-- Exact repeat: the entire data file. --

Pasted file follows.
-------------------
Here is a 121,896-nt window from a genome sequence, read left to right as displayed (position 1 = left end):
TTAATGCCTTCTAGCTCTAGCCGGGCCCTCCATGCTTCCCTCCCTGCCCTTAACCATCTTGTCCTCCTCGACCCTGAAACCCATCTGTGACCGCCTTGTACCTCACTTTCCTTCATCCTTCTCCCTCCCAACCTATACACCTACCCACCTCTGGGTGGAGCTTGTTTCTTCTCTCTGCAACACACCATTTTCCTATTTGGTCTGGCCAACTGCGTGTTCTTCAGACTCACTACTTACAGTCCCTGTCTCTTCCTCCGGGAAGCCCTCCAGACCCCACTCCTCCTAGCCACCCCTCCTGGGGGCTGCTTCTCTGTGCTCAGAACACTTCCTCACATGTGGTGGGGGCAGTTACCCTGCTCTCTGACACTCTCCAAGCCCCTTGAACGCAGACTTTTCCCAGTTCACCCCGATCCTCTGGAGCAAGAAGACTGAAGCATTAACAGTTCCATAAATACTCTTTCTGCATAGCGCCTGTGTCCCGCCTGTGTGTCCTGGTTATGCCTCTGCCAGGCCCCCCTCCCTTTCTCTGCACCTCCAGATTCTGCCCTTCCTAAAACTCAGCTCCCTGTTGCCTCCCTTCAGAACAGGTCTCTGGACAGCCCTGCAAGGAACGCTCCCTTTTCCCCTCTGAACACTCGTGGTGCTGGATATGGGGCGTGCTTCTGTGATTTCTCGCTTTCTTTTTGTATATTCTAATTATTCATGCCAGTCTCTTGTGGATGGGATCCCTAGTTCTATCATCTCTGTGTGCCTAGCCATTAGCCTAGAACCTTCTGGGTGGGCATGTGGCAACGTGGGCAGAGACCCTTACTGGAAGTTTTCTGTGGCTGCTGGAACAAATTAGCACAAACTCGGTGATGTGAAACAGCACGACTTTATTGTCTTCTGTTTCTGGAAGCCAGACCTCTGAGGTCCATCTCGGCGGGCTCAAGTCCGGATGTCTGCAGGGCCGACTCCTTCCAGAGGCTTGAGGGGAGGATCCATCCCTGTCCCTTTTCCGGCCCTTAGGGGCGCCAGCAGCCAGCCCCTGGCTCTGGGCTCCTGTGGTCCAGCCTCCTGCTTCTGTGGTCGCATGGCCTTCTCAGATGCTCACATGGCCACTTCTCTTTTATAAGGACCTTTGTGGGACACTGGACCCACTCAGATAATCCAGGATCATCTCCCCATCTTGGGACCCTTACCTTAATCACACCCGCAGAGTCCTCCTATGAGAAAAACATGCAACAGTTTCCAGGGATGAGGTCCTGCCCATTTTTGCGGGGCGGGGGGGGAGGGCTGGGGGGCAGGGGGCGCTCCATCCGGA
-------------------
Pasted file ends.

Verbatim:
Here is a 121,896-nt window from a genome sequence, read left to right as displayed (position 1 = left end):
TTAATGCCTTCTAGCTCTAGCCGGGCCCTCCATGCTTCCCTCCCTGCCCTTAACCATCTTGTCCTCCTCGACCCTGAAACCCATCTGTGACCGCCTTGTACCTCACTTTCCTTCATCCTTCTCCCTCCCAACCTATACACCTACCCACCTCTGGGTGGAGCTTGTTTCTTCTCTCTGCAACACACCATTTTCCTATTTGGTCTGGCCAACTGCGTGTTCTTCAGACTCACTACTTACAGTCCCTGTCTCTTCCTCCGGGAAGCCCTCCAGACCCCACTCCTCCTAGCCACCCCTCCTGGGGGCTGCTTCTCTGTGCTCAGAACACTTCCTCACATGTGGTGGGGGCAGTTACCCTGCTCTCTGACACTCTCCAAGCCCCTTGAACGCAGACTTTTCCCAGTTCACCCCGATCCTCTGGAGCAAGAAGACTGAAGCATTAACAGTTCCATAAATACTCTTTCTGCATAGCGCCTGTGTCCCGCCTGTGTGTCCTGGTTATGCCTCTGCCAGGCCCCCCTCCCTTTCTCTGCACCTCCAGATTCTGCCCTTCCTAAAACTCAGCTCCCTGTTGCCTCCCTTCAGAACAGGTCTCTGGACAGCCCTGCAAGGAACGCTCCCTTTTCCCCTCTGAACACTCGTGGTGCTGGATATGGGGCGTGCTTCTGTGATTTCTCGCTTTCTTTTTGTATATTCTAATTATTCATGCCAGTCTCTTGTGGATGGGATCCCTAGTTCTATCATCTCTGTGTGCCTAGCCATTAGCCTAGAACCTTCTGGGTGGGCATGTGGCAACGTGGGCAGAGACCCTTACTGGAAGTTTTCTGTGGCTGCTGGAACAAATTAGCACAAACTCGGTGATGTGAAACAGCACGACTTTATTGTCTTCTGTTTCTGGAAGCCAGACCTCTGAGGTCCATCTCGGCGGGCTCAAGTCCGGATGTCTGCAGGGCCGACTCCTTCCAGAGGCTTGAGGGGAGGATCCATCCCTGTCCCTTTTCCGGCCCTTAGGGGCGCCAGCAGCCAGCCCCTGGCTCTGGGCTCCTGTGGTCCAGCCTCCTGCTTCTGTGGTCGCATGGCCTTCTCAGATGCTCACATGGCCACTTCTCTTTTATAAGGACCTTTGTGGGACACTGGACCCACTCAGATAATCCAGGATCATCTCCCCATCTTGGGACCCTTACCTTAATCACACCCGCAGAGTCCTCCTATGAGAAAAACATGCAACAGTTTCCAGGGATGAGGTCCTGCCCATTTTTGCGGGGCGGGGGGGGAGGGCTGGGGGGCAGGGGGCGCTCCATCCGGA